Review of V Album by Maroon 5

There are no prizes for guessing how many albums Maroon 5 are up to, but this release follows 2012's 'Overexposed'; an album that saw a renaissance in the band's career after some assistance from Christina Aguilera and a certain Rolling Stone. The quintet will support this release with an extensive North American tour in the new year, before crossing the Atlantic for dates that include a trio of shows in the UK.

Maroon 5 V Album

It's easy to forget that when Maroon 5 first came to prominence around a decade ago they were originally pushed in the alternative rock scene, not the type of slick act who unleashed the ubiquitous 'Moves Like Jagger'. When they followed it up with the nearly-as-catchy 'Payphone', it seemed like they had truly found their niche, which is what makes 'V' a baffling listen. In isolation, the majority of tracks are ok, but they fail to make a lasting impression - the absence of even one infectious, attention-grabbing hook is astounding. Lead single 'Maps' is a case in point, it features a dance floor anthem chorus that will invariably get a crowd moving, but you'd be hard pressed to find the person who asked the club DJ to play it. This applies to the majority of tracks - take your pick from 'Animals', 'Sugar' and 'In Your Pocket' for examples - that gives the record difficulty in breaking beyond being full of 'filler' material.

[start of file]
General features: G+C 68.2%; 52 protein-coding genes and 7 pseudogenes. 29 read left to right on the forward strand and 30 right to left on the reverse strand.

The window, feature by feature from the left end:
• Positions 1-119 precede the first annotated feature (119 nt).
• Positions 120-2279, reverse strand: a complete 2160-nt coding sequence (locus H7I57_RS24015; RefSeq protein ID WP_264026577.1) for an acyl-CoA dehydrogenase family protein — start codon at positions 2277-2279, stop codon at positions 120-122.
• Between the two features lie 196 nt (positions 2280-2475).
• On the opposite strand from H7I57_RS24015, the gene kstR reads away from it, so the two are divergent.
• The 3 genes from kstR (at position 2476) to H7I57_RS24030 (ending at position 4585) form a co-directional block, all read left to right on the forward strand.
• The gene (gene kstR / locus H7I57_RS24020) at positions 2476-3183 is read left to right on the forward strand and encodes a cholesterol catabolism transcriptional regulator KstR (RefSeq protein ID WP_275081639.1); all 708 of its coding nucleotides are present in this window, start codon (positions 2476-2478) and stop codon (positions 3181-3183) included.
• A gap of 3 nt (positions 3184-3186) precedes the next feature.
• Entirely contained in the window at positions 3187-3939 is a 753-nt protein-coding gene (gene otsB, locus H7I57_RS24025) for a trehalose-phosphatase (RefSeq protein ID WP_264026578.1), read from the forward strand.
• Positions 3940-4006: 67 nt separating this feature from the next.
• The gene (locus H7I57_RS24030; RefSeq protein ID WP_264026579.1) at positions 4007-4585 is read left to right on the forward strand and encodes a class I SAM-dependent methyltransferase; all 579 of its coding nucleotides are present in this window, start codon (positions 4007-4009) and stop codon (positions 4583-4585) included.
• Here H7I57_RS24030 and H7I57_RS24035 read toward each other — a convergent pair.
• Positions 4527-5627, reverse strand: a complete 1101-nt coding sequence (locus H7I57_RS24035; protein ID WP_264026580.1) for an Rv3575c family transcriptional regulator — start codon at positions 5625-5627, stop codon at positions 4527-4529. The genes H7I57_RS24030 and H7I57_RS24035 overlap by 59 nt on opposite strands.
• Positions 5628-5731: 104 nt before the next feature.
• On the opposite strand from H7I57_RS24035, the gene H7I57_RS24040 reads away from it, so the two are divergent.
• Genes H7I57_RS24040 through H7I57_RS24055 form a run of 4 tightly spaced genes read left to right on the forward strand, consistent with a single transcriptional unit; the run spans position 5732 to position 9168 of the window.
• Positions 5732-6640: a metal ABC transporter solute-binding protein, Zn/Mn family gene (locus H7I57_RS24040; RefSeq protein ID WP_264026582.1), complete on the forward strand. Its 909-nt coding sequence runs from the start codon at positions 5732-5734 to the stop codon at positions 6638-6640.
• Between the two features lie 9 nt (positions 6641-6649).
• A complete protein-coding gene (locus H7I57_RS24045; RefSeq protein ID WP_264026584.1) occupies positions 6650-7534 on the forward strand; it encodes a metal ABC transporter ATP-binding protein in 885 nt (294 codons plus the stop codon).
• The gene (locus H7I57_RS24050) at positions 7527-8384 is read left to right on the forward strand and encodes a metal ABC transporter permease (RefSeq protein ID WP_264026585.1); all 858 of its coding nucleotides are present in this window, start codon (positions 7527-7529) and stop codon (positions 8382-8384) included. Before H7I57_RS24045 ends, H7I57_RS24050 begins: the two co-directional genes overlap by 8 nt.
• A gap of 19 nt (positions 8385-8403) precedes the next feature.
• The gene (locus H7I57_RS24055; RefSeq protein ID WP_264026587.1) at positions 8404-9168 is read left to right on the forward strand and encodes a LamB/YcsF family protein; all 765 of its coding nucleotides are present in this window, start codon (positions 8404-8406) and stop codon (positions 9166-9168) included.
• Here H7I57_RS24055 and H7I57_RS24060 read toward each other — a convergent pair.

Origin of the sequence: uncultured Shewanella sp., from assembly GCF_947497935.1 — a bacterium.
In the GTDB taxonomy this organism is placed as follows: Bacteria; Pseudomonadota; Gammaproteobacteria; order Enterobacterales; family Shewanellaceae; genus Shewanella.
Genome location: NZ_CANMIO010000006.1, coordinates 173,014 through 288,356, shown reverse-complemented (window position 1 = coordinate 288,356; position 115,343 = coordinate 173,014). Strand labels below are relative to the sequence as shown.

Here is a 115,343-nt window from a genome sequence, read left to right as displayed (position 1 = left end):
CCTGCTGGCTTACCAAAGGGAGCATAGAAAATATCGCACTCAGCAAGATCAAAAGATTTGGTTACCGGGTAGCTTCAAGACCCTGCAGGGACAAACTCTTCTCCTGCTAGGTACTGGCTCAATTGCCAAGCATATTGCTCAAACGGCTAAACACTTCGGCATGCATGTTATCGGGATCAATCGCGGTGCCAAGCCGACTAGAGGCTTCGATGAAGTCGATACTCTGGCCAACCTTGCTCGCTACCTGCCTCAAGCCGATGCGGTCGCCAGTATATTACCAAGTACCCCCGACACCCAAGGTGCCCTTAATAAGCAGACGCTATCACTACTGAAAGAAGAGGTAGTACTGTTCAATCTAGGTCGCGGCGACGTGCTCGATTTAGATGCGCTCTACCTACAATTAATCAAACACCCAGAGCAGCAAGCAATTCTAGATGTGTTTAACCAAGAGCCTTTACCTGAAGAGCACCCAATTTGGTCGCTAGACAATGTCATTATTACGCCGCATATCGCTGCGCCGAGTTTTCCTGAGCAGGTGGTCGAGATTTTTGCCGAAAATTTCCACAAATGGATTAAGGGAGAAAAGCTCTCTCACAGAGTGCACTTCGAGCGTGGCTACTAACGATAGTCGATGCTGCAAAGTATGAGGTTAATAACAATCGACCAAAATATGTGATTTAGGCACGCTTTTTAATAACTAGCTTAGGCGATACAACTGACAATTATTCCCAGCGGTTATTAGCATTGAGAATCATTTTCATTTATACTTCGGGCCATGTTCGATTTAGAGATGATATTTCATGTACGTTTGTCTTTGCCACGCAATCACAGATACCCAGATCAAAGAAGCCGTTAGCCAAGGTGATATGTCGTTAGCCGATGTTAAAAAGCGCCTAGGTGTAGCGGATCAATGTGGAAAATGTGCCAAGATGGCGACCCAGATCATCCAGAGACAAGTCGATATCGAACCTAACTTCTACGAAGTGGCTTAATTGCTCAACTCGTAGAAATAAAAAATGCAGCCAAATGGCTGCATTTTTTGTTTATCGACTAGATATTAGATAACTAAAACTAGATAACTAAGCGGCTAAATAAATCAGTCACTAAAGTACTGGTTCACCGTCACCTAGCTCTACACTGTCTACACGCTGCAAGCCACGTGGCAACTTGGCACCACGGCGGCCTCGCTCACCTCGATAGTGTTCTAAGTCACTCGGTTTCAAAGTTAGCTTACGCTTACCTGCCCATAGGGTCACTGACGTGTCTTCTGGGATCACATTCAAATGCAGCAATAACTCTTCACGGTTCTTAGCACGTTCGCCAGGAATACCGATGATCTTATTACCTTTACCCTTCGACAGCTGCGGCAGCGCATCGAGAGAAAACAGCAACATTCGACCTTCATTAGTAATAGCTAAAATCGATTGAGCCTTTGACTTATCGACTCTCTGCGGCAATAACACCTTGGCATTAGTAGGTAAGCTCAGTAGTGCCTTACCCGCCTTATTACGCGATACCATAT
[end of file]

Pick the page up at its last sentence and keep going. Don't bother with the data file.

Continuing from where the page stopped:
The rare occasions where 'V' does raise its game - and it must be said in marginal measure - is when the band slows things down. Remembering that they are capable of the excellent 'She Will Be Loved' actually places context that 'Unkiss Me' and bonus track 'Lost Stars' aren't brilliant, but they still stand out here. The former is an aching break up ballad that remains on the right side of the line to being overblown and will no doubt have live audiences swaying emotionally, while the latter is a pleasant acoustic platform that features a surprisingly wistful vocal turn from Adam Levine.  Ultimately, this is a disappointing release (though certainly not dreadful) and if the previous album was the band's return to the spotlight, this could see that bulb needing to be replaced.


Alex Lai

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